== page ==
|Nicey replies: Very interesting, and also quite revealing. Perhaps UB (McVities) failed to predict that a regular customer (a large British Supermarket??) would not be re-ordering HobNobs and were left with a small mountain that they have managed to send to you guys in a deal. Nice as it is for you to get your mits on some dark choc HobNobs its not an ideal scenario food miles wise. Tim Tams being shipped to Tesco's in the UK all the way from Australia whilst the HobNobs we should see on their shelves are being sent to Australia.
Also I'm not sure about the Iced Vo-vo giving anything a run for their money, all the ones we have tried always seemed a bit like something dug out out of a collapsed building. Maybe they don't travel well.
||Dear Nicey et al,|
After many years, my kettle has died. Well it isn't really mine, a friend gave it to me after they got a new kettle. It many ways it was a brilliant kettle, after my previous one. This one had an on/off switch, a removable lid and removable cord. All very useful things in a kettle. Though removing the lid meant you could see how filthy it was inside. Due to the chlorine in the water, it has gone a lovely blue/green inside. Anyway, this afternoon after making one last cup of tea (Queen Mary), it started making loud popping noises and emitting black smoke. Now I am sure that this is not a design feature so is best to say good bye and go bye a new kettle.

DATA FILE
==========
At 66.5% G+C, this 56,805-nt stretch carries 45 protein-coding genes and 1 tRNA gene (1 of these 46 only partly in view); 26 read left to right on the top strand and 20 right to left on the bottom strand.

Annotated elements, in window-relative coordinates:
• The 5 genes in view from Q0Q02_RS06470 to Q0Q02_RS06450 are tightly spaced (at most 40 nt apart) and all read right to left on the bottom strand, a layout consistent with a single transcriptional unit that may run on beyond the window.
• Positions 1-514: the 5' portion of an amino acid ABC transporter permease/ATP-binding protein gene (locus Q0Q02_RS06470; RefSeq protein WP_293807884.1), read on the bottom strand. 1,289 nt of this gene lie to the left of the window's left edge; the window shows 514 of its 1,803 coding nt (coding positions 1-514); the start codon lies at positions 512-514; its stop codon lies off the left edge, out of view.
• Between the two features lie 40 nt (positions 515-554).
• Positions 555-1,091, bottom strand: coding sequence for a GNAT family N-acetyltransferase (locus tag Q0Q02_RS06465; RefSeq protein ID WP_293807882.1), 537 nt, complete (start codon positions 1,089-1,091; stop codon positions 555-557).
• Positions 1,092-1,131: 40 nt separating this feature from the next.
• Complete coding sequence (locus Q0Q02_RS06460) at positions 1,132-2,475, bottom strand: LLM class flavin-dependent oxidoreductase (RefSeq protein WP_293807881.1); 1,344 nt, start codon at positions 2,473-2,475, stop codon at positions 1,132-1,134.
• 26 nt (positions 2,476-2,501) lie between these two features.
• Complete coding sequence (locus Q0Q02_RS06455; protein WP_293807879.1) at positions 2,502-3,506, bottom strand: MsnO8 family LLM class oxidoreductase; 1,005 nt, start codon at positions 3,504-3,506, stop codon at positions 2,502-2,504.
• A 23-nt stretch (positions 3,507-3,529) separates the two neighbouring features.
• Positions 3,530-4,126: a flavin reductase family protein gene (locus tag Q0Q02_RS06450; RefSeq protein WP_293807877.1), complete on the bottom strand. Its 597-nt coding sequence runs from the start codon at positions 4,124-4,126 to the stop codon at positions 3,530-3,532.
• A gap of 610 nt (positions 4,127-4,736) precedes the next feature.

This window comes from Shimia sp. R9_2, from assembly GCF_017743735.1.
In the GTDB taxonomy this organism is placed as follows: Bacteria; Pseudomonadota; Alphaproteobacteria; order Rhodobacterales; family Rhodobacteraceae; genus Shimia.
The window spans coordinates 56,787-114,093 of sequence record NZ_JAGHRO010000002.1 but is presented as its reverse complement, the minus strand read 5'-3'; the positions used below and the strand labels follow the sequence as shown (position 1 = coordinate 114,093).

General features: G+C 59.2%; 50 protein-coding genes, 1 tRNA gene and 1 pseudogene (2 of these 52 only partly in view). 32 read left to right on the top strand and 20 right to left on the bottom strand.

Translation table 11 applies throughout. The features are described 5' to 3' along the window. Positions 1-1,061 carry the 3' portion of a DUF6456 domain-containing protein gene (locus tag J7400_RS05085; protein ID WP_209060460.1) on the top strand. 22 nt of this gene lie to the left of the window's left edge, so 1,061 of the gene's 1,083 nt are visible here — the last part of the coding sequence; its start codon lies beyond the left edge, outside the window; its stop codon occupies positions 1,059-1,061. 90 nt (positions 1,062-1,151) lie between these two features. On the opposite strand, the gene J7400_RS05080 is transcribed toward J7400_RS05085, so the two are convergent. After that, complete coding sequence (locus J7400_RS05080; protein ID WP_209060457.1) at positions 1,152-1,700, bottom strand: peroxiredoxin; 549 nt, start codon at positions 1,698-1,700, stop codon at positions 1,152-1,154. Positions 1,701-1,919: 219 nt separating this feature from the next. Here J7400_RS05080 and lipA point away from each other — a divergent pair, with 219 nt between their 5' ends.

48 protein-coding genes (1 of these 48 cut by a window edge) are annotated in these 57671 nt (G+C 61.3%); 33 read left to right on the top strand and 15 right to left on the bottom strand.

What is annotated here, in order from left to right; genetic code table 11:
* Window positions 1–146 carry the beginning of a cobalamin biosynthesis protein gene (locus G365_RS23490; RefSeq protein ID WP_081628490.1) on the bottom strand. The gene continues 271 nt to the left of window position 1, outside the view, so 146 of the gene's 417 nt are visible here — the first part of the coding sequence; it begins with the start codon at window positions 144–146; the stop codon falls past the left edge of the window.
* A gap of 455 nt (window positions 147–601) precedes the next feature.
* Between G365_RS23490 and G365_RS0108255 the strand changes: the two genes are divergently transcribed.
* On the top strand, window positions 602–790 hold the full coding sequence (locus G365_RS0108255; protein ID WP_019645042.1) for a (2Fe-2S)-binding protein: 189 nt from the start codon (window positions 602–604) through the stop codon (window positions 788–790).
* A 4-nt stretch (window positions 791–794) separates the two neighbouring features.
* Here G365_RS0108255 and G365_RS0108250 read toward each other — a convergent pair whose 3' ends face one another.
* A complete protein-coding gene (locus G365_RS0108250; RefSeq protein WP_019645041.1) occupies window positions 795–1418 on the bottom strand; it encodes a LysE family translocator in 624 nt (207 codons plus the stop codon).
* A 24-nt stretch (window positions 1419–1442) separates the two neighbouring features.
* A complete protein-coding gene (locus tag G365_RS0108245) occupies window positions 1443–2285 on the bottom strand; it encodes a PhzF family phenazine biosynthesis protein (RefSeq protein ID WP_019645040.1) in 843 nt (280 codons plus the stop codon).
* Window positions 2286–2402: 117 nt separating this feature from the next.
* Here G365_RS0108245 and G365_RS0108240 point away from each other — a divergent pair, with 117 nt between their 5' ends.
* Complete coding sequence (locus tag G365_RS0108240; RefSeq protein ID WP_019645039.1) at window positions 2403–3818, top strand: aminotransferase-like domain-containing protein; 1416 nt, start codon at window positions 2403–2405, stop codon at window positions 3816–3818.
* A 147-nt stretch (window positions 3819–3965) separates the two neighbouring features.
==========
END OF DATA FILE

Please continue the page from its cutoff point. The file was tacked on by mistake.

|Nicey replies: Luke,